Portraits of the Renaissance

At around 1500, people had the feeling that they were living at the dawn of a new age. In art, architecture and the natural sciences – everywhere they dared to transcend previous boundaries and develop a new view of their lives.


Man was seen as a free being, possessing intellect and personal abilities. In art, this could be observed particularly well: Artists placed persons, individuals, at the centre of their pictures. This was the birth of portrait painting. People were to be depicted as genuinely as possible. Through a portrait, the viewer was supposed to get a true-to-life idea of the person depicted. Often the people in the pictures looked directly at the viewer, as if one were in a conversation. A new drawing technique was also conceived from the viewer’s point of view: the central perspective.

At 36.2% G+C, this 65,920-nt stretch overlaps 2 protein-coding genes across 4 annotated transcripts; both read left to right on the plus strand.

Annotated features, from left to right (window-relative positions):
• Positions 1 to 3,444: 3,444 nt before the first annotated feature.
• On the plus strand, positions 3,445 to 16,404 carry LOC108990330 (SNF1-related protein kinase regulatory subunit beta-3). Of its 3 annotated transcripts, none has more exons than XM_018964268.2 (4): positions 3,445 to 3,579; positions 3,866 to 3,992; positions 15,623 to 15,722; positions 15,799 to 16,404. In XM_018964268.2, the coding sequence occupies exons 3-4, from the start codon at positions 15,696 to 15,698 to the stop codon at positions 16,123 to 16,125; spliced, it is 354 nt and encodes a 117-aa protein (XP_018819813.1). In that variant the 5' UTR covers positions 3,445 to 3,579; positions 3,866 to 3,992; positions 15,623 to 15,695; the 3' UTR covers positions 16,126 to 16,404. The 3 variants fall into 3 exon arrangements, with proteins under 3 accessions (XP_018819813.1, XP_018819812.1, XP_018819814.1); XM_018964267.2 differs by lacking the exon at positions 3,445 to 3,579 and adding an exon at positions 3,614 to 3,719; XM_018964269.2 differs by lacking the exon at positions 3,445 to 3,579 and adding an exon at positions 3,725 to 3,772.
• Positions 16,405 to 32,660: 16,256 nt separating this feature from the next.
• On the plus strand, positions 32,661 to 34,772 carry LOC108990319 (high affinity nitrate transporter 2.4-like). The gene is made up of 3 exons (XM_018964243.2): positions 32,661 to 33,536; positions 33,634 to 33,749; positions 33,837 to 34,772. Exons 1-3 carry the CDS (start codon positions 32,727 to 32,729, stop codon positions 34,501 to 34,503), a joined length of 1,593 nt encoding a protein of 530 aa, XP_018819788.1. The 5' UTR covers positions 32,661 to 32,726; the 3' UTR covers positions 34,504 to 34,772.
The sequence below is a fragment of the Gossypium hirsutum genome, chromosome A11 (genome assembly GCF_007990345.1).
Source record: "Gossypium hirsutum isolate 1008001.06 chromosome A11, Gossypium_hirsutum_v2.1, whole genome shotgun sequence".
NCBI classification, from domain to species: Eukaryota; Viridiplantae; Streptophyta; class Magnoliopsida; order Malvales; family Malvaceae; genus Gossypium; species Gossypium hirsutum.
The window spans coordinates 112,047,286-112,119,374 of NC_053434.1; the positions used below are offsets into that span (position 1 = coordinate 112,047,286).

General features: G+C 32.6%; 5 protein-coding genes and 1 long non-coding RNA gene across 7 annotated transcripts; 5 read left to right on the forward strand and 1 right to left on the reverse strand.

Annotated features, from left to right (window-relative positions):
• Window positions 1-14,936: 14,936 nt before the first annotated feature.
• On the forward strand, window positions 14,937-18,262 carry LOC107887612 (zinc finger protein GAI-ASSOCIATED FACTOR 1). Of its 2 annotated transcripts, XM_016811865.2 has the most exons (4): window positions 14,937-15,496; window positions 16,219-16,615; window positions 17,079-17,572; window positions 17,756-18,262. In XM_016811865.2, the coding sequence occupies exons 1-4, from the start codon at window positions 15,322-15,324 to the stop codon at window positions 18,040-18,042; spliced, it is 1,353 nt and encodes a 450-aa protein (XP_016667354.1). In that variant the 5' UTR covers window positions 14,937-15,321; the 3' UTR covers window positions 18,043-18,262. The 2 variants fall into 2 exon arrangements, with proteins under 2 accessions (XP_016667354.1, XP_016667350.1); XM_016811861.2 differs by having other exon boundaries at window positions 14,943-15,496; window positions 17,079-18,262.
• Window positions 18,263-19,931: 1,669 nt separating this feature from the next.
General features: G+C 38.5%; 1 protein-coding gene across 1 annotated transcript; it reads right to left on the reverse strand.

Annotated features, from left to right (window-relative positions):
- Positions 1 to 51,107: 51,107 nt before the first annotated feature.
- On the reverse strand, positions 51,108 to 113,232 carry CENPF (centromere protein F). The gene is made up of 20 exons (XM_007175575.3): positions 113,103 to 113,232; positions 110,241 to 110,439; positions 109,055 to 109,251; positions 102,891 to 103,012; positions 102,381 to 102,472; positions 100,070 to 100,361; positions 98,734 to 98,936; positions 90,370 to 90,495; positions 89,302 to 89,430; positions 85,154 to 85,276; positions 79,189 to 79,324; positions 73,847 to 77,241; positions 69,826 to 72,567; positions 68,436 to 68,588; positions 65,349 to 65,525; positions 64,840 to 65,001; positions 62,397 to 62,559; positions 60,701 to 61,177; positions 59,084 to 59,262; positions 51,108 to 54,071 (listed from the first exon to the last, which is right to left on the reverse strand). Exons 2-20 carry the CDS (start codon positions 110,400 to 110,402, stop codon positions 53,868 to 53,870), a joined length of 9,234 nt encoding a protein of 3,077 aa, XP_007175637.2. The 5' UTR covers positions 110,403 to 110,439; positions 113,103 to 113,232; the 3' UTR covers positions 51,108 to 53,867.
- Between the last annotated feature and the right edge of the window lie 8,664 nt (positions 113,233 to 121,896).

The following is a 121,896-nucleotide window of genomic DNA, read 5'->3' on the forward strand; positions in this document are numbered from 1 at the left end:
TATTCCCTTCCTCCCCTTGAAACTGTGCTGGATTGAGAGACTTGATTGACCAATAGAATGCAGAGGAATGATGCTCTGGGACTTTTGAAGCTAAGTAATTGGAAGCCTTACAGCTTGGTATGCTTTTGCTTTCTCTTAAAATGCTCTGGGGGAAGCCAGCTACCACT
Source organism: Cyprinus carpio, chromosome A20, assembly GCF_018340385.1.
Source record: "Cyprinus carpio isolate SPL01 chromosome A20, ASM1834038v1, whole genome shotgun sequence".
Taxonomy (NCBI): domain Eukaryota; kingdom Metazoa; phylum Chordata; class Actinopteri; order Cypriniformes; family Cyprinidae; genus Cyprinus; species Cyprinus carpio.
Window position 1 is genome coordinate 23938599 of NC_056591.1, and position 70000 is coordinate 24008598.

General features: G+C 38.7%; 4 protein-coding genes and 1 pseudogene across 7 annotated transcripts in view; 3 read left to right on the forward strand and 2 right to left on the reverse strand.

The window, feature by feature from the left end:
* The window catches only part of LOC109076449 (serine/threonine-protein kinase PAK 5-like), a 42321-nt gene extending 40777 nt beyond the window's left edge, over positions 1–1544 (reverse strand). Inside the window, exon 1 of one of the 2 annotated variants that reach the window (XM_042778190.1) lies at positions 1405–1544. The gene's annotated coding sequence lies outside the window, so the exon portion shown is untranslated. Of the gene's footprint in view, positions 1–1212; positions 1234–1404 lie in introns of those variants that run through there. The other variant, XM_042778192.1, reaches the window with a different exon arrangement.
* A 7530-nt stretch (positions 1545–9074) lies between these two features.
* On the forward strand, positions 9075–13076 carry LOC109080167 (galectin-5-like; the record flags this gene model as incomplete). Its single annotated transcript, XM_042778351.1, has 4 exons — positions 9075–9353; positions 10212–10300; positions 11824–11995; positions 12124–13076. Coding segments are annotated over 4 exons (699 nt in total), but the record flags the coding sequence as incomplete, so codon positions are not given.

The pictures were designed as if they were painted “with the eyes of the viewer”. The painters experimented with light and shadow and depicted the people depicted with a vast landscape in the background to show the harmony between people and nature.


As part of their history lessons, class 7a also tried their hand at painting portraits in the style of the Renaissance. Here are some of the results.